Critical Analysis of de Beers Social Responsibility (Id: 15005126)

Topics: Diamond, Blood diamond, De Beers Pages: 6 (1895 words) Published: April 10, 2011
De Beers SA, the world's largest diamond miner and marketer, was established by Cecil Rhodes and Charles Rudd when diamond was unearthed in Africa in the year 1886. Through the year of business changes and tabulation which makes today, De Beers is the leader in the diamond industry with an approximately US1.4 million of revenues. However, behind every success come with a price. Apart from the successful business practices, it was accompanied with positive and negative approaches. Shown below are the review and analysis.

What are Human Rights?
Human rights are rights inherent to all human beings, whatever nationality, place of residence, sex, national or ethnic origin, colour, religion, language, or any other status. We are all equally entitled to our human rights without discrimination. These rights are all interrelated, interdependent and indivisible. Universal human rights are often expressed and guaranteed by law, in the forms of treaties, customary international law, general principles and other sources of international law. International human rights law lays down obligations of Governments to act in certain ways or to refrain from certain acts, in order to promote and protect human rights and fundamental freedoms of individuals or groups.

Human Rights Violations
Involvment with blood diamonds
Conflict diamonds (also known as blood diamonds) are illegally mined to provide financial support for a regime or invading army. These conflict diamond mines are located all over the world, including but not limited to the Democratic Republic of the Congo (DRC), Angola, Sierra Leone and Liberia. Since it's inception in 1888, the De Beers strategy was to monopolize the diamond industry as best as they could. De Beers purchased the vast majority of the gems produced outside their own mines, allowing them to create a false scarcety and to fix diamond prices (see Anti-trust indictments by the U.S and E.U.). The diamonds purchased from the external mines often came from war torn countries who were selling illegal conflict diamonds. Through De Beers' support, the insurgents were able to purchase weapons and support their militaries, feeding violent conflict even further. When the U.N. began to look into De Beers' business endeavors with rebels in the Democratic Republic of the Congo in 2002, De Beers quickly agreed to sanctions, barring themselves from purchasing any blood diamonds in the DRC, Angola and Guinea. Although all their offices were closed, De Beers still owned shares of mining companies in the three countries, such as The Société minière de Bakwanga (MIBA) in the DRC. Many guards protecting MIBA, which is controlled directly by the Congolese governement, accept bribes from people who intend to illegally remove diamonds from the mine. These illegal miners are often caught by other guards and shot dead. According to Amnesty International estimates, several dozen miners were murdered each day. Others were reprehended and placed in an unsanitary cell with no toilet. Since pleading guilty to breaking U.S. antitrust laws in 2004, De Beers has focused on harvesting diamonds from their own mines instead of trying to control the entire world market. They have created policies protecting their workers and no longer do business directly with conflict diamond mines. De Beers has also worked with the E.U. to create a diamond certification program called the Kimberley Process Certification Scheme. It has causes trading diamonds illicitly on the world market in exchange for money and arms that, in turn, prolong conflicts and result in human rights violations.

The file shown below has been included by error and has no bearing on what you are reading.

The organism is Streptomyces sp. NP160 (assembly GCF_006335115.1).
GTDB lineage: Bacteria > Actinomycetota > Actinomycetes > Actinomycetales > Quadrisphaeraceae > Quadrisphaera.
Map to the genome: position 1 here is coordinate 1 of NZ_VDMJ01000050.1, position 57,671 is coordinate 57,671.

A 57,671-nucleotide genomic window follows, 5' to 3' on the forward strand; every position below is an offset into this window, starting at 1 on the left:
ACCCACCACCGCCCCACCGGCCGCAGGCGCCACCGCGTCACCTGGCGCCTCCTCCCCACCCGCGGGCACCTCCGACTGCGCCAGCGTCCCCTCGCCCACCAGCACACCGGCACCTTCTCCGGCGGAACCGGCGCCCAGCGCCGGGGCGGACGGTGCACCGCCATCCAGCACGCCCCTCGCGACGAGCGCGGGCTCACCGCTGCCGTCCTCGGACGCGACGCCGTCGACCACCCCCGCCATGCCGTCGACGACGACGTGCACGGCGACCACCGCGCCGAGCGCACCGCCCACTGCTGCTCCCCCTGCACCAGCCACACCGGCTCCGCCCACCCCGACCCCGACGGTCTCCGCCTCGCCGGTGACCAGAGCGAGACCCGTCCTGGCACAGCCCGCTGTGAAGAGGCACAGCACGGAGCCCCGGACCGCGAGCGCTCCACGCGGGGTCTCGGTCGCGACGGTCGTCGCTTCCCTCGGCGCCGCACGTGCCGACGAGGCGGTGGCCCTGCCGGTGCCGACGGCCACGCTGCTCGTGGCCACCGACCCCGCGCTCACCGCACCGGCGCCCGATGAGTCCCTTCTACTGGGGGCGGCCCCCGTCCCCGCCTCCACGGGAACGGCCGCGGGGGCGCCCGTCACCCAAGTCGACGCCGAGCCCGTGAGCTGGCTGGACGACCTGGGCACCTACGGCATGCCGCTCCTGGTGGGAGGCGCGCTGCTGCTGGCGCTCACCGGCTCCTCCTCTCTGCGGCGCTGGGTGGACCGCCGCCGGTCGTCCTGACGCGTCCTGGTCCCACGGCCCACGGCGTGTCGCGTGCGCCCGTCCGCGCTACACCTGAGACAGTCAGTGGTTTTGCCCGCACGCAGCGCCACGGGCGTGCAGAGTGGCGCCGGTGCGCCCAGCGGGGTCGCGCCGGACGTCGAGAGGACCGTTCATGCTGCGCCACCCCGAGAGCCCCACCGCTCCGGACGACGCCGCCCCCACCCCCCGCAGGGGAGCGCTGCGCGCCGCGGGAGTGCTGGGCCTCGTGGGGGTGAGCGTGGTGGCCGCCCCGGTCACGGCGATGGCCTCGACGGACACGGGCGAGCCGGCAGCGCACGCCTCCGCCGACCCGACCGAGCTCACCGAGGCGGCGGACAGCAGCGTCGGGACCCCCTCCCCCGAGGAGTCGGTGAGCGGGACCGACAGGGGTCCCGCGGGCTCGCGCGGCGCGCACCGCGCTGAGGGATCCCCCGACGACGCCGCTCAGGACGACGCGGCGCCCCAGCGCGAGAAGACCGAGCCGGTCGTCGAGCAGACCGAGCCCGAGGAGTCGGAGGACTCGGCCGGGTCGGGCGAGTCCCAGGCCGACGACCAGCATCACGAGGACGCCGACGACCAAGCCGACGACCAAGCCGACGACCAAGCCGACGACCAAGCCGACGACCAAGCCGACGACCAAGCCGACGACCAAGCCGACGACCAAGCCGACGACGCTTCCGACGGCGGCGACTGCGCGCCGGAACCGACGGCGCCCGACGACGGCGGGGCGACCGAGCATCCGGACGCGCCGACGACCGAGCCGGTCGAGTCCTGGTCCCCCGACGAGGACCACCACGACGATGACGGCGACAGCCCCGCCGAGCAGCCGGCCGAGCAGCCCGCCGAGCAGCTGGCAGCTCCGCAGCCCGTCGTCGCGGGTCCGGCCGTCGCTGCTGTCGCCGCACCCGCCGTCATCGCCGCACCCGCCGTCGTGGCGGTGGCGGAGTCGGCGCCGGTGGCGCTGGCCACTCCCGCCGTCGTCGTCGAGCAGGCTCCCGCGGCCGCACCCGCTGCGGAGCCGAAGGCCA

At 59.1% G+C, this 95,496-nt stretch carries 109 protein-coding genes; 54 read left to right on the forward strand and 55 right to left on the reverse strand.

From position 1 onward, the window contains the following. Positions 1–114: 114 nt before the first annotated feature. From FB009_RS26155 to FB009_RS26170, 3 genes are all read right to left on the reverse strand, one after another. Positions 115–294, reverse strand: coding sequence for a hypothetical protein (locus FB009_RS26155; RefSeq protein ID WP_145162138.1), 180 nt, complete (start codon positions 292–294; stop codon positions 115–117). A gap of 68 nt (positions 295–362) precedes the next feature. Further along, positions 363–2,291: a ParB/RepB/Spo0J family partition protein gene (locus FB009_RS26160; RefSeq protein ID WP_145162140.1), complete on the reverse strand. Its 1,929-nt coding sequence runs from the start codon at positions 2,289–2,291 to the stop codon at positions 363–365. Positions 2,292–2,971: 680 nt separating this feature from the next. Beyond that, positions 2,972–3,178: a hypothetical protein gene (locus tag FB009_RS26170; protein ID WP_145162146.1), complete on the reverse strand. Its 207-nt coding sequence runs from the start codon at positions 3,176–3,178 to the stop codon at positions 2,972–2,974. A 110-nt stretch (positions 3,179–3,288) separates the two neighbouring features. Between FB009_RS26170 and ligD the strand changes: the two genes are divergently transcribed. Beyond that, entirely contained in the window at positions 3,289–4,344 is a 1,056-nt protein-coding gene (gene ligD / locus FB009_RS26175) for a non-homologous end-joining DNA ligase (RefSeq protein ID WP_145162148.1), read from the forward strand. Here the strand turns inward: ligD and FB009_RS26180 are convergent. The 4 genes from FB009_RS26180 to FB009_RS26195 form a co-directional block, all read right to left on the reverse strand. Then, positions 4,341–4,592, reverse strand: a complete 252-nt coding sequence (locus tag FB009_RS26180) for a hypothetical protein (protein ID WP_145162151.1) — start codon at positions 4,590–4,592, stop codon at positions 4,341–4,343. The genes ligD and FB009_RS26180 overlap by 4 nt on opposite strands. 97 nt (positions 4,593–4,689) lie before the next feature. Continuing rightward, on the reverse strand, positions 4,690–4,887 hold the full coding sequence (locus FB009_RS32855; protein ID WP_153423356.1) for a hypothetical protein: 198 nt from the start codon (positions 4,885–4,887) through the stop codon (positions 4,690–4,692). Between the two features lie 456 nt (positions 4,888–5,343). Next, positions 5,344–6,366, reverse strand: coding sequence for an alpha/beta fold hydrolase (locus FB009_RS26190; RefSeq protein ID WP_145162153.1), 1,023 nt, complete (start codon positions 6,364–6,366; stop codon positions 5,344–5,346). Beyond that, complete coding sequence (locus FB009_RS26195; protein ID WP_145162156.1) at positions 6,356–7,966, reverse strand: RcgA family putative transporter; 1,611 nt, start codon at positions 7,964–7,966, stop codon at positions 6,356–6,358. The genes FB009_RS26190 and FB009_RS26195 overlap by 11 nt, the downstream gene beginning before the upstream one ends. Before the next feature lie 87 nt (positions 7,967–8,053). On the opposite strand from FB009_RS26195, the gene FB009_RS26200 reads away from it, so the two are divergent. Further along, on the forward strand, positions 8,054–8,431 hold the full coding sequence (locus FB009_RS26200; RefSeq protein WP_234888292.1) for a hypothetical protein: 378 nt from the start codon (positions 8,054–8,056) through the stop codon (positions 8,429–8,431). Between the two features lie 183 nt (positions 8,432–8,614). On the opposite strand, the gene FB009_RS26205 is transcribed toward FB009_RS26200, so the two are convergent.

Labour Standards (The elimination of forced Labours)
3.3 Forced Labour
• Employees will not be subjected to forced labour
• Overtime will be voluntary and restricted to the national permitted...
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